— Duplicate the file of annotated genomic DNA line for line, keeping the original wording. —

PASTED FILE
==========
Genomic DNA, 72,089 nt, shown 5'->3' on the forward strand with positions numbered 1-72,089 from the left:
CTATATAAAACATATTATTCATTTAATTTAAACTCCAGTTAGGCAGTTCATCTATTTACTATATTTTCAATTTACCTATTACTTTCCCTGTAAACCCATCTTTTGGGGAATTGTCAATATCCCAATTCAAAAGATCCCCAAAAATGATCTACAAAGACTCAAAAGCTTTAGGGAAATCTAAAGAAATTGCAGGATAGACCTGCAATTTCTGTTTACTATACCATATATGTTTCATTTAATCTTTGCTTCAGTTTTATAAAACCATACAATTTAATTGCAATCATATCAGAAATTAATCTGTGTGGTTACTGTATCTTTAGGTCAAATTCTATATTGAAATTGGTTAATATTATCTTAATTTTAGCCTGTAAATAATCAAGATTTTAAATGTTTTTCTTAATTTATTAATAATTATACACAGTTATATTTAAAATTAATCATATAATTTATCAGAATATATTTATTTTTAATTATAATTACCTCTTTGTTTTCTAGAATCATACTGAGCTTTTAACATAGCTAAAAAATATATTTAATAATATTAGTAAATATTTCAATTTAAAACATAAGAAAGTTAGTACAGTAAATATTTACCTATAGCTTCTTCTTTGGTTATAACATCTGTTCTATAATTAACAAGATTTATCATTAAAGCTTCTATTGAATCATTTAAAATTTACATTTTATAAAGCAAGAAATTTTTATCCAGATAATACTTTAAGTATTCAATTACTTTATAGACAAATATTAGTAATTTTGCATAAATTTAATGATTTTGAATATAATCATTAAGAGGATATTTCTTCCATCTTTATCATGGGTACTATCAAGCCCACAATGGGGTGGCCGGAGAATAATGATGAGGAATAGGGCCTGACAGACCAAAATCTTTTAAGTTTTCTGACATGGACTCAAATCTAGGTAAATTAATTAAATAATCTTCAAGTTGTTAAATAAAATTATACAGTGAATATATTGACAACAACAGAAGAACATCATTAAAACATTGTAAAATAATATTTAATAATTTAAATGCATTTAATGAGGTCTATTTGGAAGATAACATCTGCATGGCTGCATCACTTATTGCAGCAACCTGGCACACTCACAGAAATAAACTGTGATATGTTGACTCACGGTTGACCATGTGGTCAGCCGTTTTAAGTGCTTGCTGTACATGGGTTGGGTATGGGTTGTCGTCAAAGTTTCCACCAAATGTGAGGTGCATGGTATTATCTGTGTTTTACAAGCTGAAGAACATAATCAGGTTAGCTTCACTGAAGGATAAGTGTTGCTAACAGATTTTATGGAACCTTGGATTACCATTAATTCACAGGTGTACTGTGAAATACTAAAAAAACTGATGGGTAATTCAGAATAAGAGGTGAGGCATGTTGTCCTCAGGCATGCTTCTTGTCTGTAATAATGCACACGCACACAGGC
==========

Genomic DNA, 72,089 nt, shown 5'->3' on the forward strand with positions numbered 1-72,089 from the left:
CTATATAAAACATATTATTCATTTAATTTAAACTCCAGTTAGGCAGTTCATCTATTTACTATATTTTCAATTTACCTATTACTTTCCCTGTAAACCCATCTTTTGGGGAATTGTCAATATCCCAATTCAAAAGATCCCCAAAAATGATCTACAAAGACTCAAAAGCTTTAGGGAAATCTAAAGAAATTGCAGGATAGACCTGCAATTTCTGTTTACTATACCATATATGTTTCATTTAATCTTTGCTTCAGTTTTATAAAACCATACAATTTAATTGCAATCATATCAGAAATTAATCTGTGTGGTTACTGTATCTTTAGGTCAAATTCTATATTGAAATTGGTTAATATTATCTTAATTTTAGCCTGTAAATAATCAAGATTTTAAATGTTTTTCTTAATTTATTAATAATTATACACAGTTATATTTAAAATTAATCATATAATTTATCAGAATATATTTATTTTTAATTATAATTACCTCTTTGTTTTCTAGAATCATACTGAGCTTTTAACATAGCTAAAAAATATATTTAATAATATTAGTAAATATTTCAATTTAAAACATAAGAAAGTTAGTACAGTAAATATTTACCTATAGCTTCTTCTTTGGTTATAACATCTGTTCTATAATTAACAAGATTTATCATTAAAGCTTCTATTGAATCATTTAAAATTTACATTTTATAAAGCAAGAAATTTTTATCCAGATAATACTTTAAGTATTCAATTACTTTATAGACAAATATTAGTAATTTTGCATAAATTTAATGATTTTGAATATAATCATTAAGAGGATATTTCTTCCATCTTTATCATGGGTACTATCAAGCCCACAATGGGGTGGCCGGAGAATAATGATGAGGAATAGGGCCTGACAGACCAAAATCTTTTAAGTTTTCTGACATGGACTCAAATCTAGGTAAATTAATTAAATAATCTTCAAGTTGTTAAATAAAATTATACAGTGAATATATTGACAACAACAGAAGAACATCATTAAAACATTGTAAAATAATATTTAATAATTTAAATGCATTTAATGAGGTCTATTTGGAAGATAACATCTGCATGGCTGCATCACTTATTGCAGCAACCTGGCACACTCACAGAAATAAACTGTGATATGTTGACTCACGGTTGACCATGTGGTCAGCCGTTTTAAGTGCTTGCTGTACATGGGTTGGGTATGGGTTGTCGTCAAAGTTTCCACCAAATGTGAGGTGCATGGTATTATCTGTGTTTTACAAGCTGAAGAACATAATCAGGTTAGCTTCACTGAAGGATAAGTGTTGCTAACAGATTTTATGGAACCTTGGATTACCATTAATTCACAGGTGTACTGTGAAATACTAAAAAAACTGATGGGTAATTCAGAATAAGAGGTGAGGCATGTTGTCCTCAGGCATGCTTCTTGTCTGTAATAATGCACACGCACACAGGC